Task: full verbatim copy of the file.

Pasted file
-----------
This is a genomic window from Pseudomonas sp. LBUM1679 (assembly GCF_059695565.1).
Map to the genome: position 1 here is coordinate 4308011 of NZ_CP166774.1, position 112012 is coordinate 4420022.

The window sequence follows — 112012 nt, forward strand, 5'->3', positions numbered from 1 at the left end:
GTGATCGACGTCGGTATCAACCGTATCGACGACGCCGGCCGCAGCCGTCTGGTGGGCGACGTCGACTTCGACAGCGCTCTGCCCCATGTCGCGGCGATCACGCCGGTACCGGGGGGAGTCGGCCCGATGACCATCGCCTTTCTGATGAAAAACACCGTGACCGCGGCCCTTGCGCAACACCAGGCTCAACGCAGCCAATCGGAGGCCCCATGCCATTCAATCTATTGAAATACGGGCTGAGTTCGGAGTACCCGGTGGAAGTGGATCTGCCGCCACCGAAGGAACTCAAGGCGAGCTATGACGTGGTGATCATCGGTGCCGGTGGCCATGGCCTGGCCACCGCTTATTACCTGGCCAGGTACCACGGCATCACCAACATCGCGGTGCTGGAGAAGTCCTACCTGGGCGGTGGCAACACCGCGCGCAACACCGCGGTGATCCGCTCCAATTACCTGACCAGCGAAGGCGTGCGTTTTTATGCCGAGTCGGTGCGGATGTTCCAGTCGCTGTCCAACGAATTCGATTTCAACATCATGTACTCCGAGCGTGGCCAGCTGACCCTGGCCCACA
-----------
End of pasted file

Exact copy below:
This is a genomic window from Pseudomonas sp. LBUM1679 (assembly GCF_059695565.1).
Map to the genome: position 1 here is coordinate 4308011 of NZ_CP166774.1, position 112012 is coordinate 4420022.

The window sequence follows — 112012 nt, forward strand, 5'->3', positions numbered from 1 at the left end:
GTGATCGACGTCGGTATCAACCGTATCGACGACGCCGGCCGCAGCCGTCTGGTGGGCGACGTCGACTTCGACAGCGCTCTGCCCCATGTCGCGGCGATCACGCCGGTACCGGGGGGAGTCGGCCCGATGACCATCGCCTTTCTGATGAAAAACACCGTGACCGCGGCCCTTGCGCAACACCAGGCTCAACGCAGCCAATCGGAGGCCCCATGCCATTCAATCTATTGAAATACGGGCTGAGTTCGGAGTACCCGGTGGAAGTGGATCTGCCGCCACCGAAGGAACTCAAGGCGAGCTATGACGTGGTGATCATCGGTGCCGGTGGCCATGGCCTGGCCACCGCTTATTACCTGGCCAGGTACCACGGCATCACCAACATCGCGGTGCTGGAGAAGTCCTACCTGGGCGGTGGCAACACCGCGCGCAACACCGCGGTGATCCGCTCCAATTACCTGACCAGCGAAGGCGTGCGTTTTTATGCCGAGTCGGTGCGGATGTTCCAGTCGCTGTCCAACGAATTCGATTTCAACATCATGTACTCCGAGCGTGGCCAGCTGACCCTGGCCCACA